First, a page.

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Ettore Colla, Fiore lunare, 1966-1967 circa

Ettore Colla
Fiore lunare
, 1966-1967 circa

reworked recycled iron assembly, h 182 cm

Colla's major work began in 1948, after sculptural attempts of an expressionist and then cubist nature. In 1950 he signed the manifesto of the "Origine" group with Burri and Capogrossi, which placed him among the abstract research based on the values of the sign and matter. His greatest and most personal work began in 1955, when he began to create sculptures by assembling iron elements found and welded together. The recycled materials do not prevent the work from always maintaining a precise constructive order, often aimed at depicting allusive structures, with an archaic and almost totemic flavour, while remaining rigorously abstract. The geometric structure of the sculpture always remains clearly marked, to the point of conforming pure, almost archetypal structures. This is the case of the work in the collection, allusive in the title, Fiore Lunare, but essential and purified of any ornamental or lyrical element in the structure, bold yet simple, a long iron stem that supports an object element vertical, flat and grooved.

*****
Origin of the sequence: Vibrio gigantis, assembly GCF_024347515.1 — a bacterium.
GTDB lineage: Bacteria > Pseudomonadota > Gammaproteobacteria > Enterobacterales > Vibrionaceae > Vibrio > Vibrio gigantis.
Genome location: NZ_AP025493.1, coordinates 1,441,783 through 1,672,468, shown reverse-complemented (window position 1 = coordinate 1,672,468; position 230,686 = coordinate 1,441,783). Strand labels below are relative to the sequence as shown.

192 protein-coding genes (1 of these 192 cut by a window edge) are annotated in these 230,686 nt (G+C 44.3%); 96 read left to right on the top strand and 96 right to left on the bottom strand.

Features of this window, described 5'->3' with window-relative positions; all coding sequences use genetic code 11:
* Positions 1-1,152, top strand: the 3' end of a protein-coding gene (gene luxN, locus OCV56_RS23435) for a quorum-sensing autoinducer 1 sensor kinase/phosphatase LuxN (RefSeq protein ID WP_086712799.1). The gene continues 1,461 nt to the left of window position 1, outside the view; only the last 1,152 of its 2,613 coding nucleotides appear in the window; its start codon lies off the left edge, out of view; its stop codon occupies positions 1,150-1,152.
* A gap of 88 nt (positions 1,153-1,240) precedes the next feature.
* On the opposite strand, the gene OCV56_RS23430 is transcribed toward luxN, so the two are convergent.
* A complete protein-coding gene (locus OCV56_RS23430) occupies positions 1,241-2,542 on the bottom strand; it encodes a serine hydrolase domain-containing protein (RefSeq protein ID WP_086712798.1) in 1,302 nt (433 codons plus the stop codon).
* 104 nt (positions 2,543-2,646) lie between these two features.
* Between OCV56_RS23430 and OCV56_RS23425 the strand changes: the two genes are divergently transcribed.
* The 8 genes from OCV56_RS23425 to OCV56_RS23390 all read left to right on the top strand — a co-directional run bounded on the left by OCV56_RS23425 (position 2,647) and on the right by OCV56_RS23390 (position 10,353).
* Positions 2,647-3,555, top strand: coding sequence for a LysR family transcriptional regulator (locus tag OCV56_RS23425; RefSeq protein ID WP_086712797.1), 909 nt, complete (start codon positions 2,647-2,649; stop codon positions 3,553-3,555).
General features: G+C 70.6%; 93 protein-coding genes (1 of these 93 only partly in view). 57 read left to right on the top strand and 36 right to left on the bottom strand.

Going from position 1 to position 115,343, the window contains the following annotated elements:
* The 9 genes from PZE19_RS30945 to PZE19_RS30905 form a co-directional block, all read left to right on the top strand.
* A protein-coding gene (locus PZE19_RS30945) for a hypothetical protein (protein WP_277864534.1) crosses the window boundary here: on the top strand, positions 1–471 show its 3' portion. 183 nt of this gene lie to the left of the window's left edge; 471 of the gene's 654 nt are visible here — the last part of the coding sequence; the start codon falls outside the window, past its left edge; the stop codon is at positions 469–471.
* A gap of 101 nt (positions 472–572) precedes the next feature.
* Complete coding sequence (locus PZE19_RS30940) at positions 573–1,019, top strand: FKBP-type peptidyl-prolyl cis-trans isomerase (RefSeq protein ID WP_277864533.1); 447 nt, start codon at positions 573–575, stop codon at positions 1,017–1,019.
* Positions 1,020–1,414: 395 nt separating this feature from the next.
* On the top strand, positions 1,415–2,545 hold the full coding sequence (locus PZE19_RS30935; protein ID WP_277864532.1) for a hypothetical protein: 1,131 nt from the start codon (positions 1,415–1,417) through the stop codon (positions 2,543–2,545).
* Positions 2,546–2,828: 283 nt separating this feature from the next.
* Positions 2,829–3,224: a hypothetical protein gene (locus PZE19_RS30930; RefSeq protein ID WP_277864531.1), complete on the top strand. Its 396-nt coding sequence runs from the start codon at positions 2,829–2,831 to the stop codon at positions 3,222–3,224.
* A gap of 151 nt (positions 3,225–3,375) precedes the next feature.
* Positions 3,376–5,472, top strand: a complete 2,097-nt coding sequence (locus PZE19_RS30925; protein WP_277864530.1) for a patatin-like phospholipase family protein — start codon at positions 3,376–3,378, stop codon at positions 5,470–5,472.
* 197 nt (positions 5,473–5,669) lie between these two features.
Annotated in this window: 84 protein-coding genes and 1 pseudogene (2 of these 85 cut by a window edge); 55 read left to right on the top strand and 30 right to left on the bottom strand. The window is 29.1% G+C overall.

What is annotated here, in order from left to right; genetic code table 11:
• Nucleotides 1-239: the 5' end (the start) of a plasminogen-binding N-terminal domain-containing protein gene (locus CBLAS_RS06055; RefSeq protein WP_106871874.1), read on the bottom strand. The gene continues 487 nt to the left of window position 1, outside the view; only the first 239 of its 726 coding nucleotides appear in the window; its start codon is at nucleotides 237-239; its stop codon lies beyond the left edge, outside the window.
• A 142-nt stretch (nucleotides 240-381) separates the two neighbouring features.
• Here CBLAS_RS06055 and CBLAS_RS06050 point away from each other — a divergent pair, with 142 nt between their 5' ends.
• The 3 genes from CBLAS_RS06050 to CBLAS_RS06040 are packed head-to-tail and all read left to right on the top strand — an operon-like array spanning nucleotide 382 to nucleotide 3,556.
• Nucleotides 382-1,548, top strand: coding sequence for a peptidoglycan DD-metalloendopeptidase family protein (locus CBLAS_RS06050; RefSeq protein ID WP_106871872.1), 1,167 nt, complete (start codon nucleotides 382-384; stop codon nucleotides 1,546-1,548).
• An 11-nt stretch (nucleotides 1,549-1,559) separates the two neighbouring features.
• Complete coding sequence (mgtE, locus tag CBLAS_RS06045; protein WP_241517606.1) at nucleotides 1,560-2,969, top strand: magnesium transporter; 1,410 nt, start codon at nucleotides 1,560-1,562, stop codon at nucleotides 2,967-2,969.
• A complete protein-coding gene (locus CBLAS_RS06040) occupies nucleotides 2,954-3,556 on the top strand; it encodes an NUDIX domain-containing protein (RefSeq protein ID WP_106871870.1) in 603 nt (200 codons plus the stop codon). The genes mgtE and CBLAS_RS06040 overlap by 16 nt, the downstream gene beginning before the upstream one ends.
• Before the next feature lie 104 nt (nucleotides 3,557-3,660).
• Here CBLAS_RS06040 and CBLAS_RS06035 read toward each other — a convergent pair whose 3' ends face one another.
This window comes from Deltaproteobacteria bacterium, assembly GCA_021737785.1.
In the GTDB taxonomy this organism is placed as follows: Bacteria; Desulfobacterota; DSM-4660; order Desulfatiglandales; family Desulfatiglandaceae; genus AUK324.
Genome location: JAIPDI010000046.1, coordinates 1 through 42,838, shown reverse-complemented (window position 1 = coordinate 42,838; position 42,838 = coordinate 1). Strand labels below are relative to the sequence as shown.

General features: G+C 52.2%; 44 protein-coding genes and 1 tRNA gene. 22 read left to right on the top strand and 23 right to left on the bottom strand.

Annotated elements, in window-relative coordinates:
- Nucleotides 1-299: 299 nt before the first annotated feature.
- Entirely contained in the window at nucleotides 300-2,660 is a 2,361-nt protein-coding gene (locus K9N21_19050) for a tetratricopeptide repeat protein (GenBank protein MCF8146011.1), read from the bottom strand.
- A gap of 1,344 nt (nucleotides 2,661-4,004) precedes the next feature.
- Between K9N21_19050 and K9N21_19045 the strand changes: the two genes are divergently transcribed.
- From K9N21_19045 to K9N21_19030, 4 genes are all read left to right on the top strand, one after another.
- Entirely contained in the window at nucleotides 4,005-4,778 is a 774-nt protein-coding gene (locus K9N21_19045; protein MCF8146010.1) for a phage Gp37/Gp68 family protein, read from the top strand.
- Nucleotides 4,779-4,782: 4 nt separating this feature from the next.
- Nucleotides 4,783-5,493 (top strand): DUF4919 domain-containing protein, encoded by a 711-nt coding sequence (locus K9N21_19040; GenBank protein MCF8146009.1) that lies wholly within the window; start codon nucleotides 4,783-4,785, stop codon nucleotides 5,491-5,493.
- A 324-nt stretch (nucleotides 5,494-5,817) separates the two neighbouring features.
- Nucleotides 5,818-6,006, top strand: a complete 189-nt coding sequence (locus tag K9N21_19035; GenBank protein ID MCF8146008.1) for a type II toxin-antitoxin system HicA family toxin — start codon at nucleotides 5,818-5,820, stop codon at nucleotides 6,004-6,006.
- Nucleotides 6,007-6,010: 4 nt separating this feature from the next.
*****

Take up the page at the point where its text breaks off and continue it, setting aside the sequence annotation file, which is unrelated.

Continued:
from: Fondazione Arnaldo Pomodoro. La Collezione permanente, exhibition catalogue, edited by G. Verzotti, A. Vettese, Milano, Skira, 2007, p. 174.